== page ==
Mr. Sipp finds success, happiness and peace singing the blues

Published 4:46 pm Monday, August 17, 2015

Watch Mr. Sipp perform for just five minutes and it’s evident he feels the rhythm of the blues welling up from deep inside his soul.

On stage at Ameristar Casino’s Bottleneck Blues Bar, where he performs once a month, Mr. Sipp, whose real name is Castro Coleman, wastes no time getting into his trademark juking and jiving.

“It’s not just a show. I feel it. I really get into this thing,” Coleman said.

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The 37-year-old Coleman bobs, weaves and duckwalks across the stage a la Chuck Berry as his B.B. King and Buddy Guy-style blues moves through him, pulsing in gyrating waves from the rhythmic tapping of his feet, to his head bobbing like a dashboard hula girl on a rough stretch of road.

“The music is the energy. It’s my push,” Coleman said. “The longer I play, the better I feel.”

His music swells up in him and explodes into a perfect crescendo until the stage is no longer big enough to hold him, and he spills out into the crowd with the same fervent passion.

“What I’m doing on the stage with the blues is nothing new for me,” Coleman said. “I’ve always had a high energy show.”

The blues genre, however, is new for Coleman as a performer, though he has been a professional gospel musician since he was 17.

Toward the end of 2012, Coleman decided he wanted to expand his musical repertoire beyond gospel. Members of his band tossed out some ideas — hip hop, soul, R&B — but Coleman felt he had to go back to the music he loved early in life.

“Whatever that sound is, I want to make it,” Coleman remembers telling his mother while listening to a B.B. King record as a child.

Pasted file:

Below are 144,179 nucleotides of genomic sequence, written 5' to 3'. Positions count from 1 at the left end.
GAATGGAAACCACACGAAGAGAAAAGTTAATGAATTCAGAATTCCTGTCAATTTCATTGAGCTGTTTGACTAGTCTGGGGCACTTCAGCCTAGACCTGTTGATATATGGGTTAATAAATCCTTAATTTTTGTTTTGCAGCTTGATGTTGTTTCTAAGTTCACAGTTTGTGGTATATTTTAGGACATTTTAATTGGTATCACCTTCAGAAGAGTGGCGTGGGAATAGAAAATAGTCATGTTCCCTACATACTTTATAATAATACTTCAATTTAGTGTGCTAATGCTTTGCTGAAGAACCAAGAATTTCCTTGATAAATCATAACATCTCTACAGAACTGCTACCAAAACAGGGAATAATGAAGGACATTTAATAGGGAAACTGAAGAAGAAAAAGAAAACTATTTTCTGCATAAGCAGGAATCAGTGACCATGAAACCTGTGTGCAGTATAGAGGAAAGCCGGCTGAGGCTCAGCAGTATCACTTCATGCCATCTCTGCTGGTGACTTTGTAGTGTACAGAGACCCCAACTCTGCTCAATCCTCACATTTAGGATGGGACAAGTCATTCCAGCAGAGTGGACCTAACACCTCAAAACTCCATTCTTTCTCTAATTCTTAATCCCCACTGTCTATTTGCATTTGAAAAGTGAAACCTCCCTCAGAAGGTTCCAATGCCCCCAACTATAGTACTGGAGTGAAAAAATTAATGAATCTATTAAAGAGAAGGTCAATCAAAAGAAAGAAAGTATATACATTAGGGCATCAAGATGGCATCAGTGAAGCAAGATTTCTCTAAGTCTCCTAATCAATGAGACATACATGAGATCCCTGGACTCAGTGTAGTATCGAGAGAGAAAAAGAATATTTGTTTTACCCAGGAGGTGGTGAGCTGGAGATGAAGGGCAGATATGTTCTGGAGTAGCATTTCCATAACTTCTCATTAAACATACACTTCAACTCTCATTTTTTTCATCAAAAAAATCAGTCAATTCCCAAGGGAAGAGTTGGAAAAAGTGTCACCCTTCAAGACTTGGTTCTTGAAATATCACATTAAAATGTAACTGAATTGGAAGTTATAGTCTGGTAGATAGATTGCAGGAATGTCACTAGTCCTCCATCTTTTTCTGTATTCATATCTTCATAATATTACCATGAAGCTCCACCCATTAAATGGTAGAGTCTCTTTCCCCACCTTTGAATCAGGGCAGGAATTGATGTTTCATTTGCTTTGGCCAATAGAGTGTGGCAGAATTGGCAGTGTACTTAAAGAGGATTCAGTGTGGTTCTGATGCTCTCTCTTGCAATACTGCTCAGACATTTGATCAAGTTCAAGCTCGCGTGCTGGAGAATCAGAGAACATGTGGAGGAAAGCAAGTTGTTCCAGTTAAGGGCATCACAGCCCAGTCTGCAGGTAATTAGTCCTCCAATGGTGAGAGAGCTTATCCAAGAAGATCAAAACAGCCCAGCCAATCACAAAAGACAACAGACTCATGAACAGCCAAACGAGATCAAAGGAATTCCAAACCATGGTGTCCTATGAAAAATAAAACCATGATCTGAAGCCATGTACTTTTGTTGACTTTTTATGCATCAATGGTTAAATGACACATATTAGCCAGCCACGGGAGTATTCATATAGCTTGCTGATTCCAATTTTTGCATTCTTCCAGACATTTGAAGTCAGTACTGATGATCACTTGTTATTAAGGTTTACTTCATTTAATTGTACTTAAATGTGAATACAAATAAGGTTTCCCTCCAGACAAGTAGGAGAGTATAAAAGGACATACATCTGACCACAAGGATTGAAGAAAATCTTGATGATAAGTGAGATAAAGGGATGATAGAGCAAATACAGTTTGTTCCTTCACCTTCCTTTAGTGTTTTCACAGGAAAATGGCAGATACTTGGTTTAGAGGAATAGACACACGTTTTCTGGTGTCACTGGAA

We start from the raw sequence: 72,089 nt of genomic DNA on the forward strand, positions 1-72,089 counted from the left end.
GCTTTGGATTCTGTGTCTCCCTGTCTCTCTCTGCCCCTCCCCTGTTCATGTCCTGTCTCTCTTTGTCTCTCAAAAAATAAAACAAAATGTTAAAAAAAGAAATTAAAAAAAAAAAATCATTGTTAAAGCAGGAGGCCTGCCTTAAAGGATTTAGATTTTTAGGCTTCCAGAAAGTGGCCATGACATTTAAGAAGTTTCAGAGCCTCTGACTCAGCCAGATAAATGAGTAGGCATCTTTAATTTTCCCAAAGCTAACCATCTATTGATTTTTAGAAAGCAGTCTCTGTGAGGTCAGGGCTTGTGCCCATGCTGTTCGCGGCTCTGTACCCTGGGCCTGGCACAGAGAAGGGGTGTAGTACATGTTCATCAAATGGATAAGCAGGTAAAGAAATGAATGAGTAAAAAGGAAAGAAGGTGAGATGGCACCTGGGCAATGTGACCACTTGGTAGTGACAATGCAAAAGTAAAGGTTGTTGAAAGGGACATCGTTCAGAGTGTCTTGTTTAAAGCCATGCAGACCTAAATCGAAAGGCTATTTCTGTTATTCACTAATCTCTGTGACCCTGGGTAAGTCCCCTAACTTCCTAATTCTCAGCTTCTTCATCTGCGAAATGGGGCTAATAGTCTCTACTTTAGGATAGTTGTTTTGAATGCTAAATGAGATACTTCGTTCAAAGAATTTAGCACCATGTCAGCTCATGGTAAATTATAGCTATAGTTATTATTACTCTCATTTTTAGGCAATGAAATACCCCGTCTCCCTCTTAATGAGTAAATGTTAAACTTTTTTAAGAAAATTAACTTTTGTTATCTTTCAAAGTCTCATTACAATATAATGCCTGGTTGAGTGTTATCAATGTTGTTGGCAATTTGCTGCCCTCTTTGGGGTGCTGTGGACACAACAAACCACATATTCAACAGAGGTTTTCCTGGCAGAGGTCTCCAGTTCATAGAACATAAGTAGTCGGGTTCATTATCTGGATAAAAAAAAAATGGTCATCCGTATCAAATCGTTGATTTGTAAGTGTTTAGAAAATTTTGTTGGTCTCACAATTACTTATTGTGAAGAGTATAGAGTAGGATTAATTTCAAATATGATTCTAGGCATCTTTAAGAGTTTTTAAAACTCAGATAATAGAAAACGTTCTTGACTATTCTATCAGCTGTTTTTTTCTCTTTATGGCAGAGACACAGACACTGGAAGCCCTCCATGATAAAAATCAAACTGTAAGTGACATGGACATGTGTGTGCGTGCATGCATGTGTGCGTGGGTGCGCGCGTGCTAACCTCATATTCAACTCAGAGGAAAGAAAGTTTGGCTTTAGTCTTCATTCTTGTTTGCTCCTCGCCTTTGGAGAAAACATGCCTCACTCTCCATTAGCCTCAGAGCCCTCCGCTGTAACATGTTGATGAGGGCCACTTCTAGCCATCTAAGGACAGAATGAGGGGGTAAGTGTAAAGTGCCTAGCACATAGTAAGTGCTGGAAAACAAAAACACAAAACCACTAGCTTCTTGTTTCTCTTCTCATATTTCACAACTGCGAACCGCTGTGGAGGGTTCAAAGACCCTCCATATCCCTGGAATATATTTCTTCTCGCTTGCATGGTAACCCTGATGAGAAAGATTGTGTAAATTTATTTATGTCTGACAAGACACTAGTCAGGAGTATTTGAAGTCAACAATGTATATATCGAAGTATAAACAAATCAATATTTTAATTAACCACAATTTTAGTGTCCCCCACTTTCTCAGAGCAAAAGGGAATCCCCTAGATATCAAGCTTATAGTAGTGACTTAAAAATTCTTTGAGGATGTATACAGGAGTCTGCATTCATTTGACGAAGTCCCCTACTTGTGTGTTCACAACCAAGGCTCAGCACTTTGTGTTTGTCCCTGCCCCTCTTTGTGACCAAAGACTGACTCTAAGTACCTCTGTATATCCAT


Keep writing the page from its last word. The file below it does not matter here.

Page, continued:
He saw that the Vicksburg Blues Society was holding a competition at Ameristar and signed up the band. It was their first public performance.

“At that time, we were about a month old and only knew four songs,” Coleman said.

When the band won the local competition in 2013, Shirley Waring, president of the Vicksburg Blues Society, asked them to play an encore.

“He said they didn’t have any more songs,” Waring said.

The band’s catalogue has grown significantly, as has their fame.

In 2013, Mr. Sipp made the finals of the International Blues Competition in Memphis where they “were the people’s champion,” Coleman said. In 2014, the band consisting of Coleman, Jeffrey Flannagan on bass, Timothy Henderson on drums and Dameon Stauter on keyboards won it all. Coleman’s brother, Phillip, also plays with the band occasionally.

Mr. Sipp beat out 255 acts from 14 states and 15 countries to be named the top blues act in the world for 2014.

Coleman’s plan? Stay the course.

“I’m going to keep it blues. I don’t want to water it down. I want to make a mark that the blues is still alive and standing tall,” Coleman said.

Coleman grew up in Magnolia. About 15 years ago, he moved up Mississippi 51 to McComb, but he was billed at the IBC as representing Vicksburg, the birthplace of his blues career.